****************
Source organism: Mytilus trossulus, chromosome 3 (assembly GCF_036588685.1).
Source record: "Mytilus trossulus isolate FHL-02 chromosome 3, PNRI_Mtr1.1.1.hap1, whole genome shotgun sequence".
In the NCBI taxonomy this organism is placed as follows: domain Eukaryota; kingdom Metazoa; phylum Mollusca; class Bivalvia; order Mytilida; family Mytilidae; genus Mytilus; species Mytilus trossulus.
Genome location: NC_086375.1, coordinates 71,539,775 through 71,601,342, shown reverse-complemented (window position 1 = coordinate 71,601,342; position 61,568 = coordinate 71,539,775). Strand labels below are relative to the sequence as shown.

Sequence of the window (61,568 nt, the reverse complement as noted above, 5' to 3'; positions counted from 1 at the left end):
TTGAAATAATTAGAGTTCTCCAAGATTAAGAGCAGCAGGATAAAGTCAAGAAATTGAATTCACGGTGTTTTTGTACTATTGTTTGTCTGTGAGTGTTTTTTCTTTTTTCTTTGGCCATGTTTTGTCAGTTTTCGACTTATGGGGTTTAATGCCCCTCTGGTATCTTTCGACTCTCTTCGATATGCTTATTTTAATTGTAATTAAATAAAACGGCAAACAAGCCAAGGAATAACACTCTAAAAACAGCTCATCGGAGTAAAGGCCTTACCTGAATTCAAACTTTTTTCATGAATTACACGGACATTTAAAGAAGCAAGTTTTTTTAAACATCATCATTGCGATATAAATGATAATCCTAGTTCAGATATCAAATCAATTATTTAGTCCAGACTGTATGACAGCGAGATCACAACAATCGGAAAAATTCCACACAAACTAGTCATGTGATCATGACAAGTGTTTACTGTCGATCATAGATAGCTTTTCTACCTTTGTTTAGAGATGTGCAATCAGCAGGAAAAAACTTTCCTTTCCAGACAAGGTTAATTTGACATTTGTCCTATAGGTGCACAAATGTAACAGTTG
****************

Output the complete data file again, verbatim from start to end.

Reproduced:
Source organism: Mytilus trossulus, chromosome 3 (assembly GCF_036588685.1).
Source record: "Mytilus trossulus isolate FHL-02 chromosome 3, PNRI_Mtr1.1.1.hap1, whole genome shotgun sequence".
In the NCBI taxonomy this organism is placed as follows: domain Eukaryota; kingdom Metazoa; phylum Mollusca; class Bivalvia; order Mytilida; family Mytilidae; genus Mytilus; species Mytilus trossulus.
Genome location: NC_086375.1, coordinates 71,539,775 through 71,601,342, shown reverse-complemented (window position 1 = coordinate 71,601,342; position 61,568 = coordinate 71,539,775). Strand labels below are relative to the sequence as shown.

Sequence of the window (61,568 nt, the reverse complement as noted above, 5' to 3'; positions counted from 1 at the left end):
TTGAAATAATTAGAGTTCTCCAAGATTAAGAGCAGCAGGATAAAGTCAAGAAATTGAATTCACGGTGTTTTTGTACTATTGTTTGTCTGTGAGTGTTTTTTCTTTTTTCTTTGGCCATGTTTTGTCAGTTTTCGACTTATGGGGTTTAATGCCCCTCTGGTATCTTTCGACTCTCTTCGATATGCTTATTTTAATTGTAATTAAATAAAACGGCAAACAAGCCAAGGAATAACACTCTAAAAACAGCTCATCGGAGTAAAGGCCTTACCTGAATTCAAACTTTTTTCATGAATTACACGGACATTTAAAGAAGCAAGTTTTTTTAAACATCATCATTGCGATATAAATGATAATCCTAGTTCAGATATCAAATCAATTATTTAGTCCAGACTGTATGACAGCGAGATCACAACAATCGGAAAAATTCCACACAAACTAGTCATGTGATCATGACAAGTGTTTACTGTCGATCATAGATAGCTTTTCTACCTTTGTTTAGAGATGTGCAATCAGCAGGAAAAAACTTTCCTTTCCAGACAAGGTTAATTTGACATTTGTCCTATAGGTGCACAAATGTAACAGTTG